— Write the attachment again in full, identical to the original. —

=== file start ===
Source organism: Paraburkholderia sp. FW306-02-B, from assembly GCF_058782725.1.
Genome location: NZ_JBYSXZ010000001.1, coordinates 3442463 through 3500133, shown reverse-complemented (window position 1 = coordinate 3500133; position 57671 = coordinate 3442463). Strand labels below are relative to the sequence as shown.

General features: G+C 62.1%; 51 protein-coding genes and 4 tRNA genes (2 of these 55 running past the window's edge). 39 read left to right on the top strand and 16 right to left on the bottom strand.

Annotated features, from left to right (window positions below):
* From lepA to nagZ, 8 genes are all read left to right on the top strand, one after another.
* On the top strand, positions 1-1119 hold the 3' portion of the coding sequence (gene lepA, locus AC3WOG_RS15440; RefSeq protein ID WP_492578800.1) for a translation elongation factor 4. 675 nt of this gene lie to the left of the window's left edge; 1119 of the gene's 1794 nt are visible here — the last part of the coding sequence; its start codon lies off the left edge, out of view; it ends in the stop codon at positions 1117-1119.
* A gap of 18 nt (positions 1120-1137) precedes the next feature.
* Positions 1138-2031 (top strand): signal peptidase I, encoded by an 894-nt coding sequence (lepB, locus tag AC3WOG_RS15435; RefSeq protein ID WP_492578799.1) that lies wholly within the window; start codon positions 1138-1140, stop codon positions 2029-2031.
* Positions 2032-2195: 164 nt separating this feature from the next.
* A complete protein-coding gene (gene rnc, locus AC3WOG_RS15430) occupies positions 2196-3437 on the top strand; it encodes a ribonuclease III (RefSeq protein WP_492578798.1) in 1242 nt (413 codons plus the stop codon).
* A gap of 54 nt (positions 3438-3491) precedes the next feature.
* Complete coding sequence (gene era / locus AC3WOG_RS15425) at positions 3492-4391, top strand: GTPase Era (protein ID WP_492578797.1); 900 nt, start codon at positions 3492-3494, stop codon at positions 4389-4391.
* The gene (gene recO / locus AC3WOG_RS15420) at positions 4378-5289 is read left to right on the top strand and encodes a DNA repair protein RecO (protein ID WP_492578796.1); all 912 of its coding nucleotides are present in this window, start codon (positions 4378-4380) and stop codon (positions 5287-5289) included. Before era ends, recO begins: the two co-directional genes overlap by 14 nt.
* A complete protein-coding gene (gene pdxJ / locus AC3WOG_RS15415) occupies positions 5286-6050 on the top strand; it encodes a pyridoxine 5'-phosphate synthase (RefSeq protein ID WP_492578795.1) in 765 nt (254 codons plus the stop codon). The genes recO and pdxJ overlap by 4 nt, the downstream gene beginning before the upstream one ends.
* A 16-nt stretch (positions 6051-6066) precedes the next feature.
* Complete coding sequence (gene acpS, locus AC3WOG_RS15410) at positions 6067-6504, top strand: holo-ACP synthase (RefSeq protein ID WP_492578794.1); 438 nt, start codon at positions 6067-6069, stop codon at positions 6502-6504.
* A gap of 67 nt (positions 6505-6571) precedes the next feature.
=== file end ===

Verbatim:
Source organism: Paraburkholderia sp. FW306-02-B, from assembly GCF_058782725.1.
Genome location: NZ_JBYSXZ010000001.1, coordinates 3442463 through 3500133, shown reverse-complemented (window position 1 = coordinate 3500133; position 57671 = coordinate 3442463). Strand labels below are relative to the sequence as shown.

General features: G+C 62.1%; 51 protein-coding genes and 4 tRNA genes (2 of these 55 running past the window's edge). 39 read left to right on the top strand and 16 right to left on the bottom strand.

Annotated features, from left to right (window positions below):
* From lepA to nagZ, 8 genes are all read left to right on the top strand, one after another.
* On the top strand, positions 1-1119 hold the 3' portion of the coding sequence (gene lepA, locus AC3WOG_RS15440; RefSeq protein ID WP_492578800.1) for a translation elongation factor 4. 675 nt of this gene lie to the left of the window's left edge; 1119 of the gene's 1794 nt are visible here — the last part of the coding sequence; its start codon lies off the left edge, out of view; it ends in the stop codon at positions 1117-1119.
* A gap of 18 nt (positions 1120-1137) precedes the next feature.
* Positions 1138-2031 (top strand): signal peptidase I, encoded by an 894-nt coding sequence (lepB, locus tag AC3WOG_RS15435; RefSeq protein ID WP_492578799.1) that lies wholly within the window; start codon positions 1138-1140, stop codon positions 2029-2031.
* Positions 2032-2195: 164 nt separating this feature from the next.
* A complete protein-coding gene (gene rnc, locus AC3WOG_RS15430) occupies positions 2196-3437 on the top strand; it encodes a ribonuclease III (RefSeq protein WP_492578798.1) in 1242 nt (413 codons plus the stop codon).
* A gap of 54 nt (positions 3438-3491) precedes the next feature.
* Complete coding sequence (gene era / locus AC3WOG_RS15425) at positions 3492-4391, top strand: GTPase Era (protein ID WP_492578797.1); 900 nt, start codon at positions 3492-3494, stop codon at positions 4389-4391.
* The gene (gene recO / locus AC3WOG_RS15420) at positions 4378-5289 is read left to right on the top strand and encodes a DNA repair protein RecO (protein ID WP_492578796.1); all 912 of its coding nucleotides are present in this window, start codon (positions 4378-4380) and stop codon (positions 5287-5289) included. Before era ends, recO begins: the two co-directional genes overlap by 14 nt.
* A complete protein-coding gene (gene pdxJ / locus AC3WOG_RS15415) occupies positions 5286-6050 on the top strand; it encodes a pyridoxine 5'-phosphate synthase (RefSeq protein ID WP_492578795.1) in 765 nt (254 codons plus the stop codon). The genes recO and pdxJ overlap by 4 nt, the downstream gene beginning before the upstream one ends.
* A 16-nt stretch (positions 6051-6066) precedes the next feature.
* Complete coding sequence (gene acpS, locus AC3WOG_RS15410) at positions 6067-6504, top strand: holo-ACP synthase (RefSeq protein ID WP_492578794.1); 438 nt, start codon at positions 6067-6069, stop codon at positions 6502-6504.
* A gap of 67 nt (positions 6505-6571) precedes the next feature.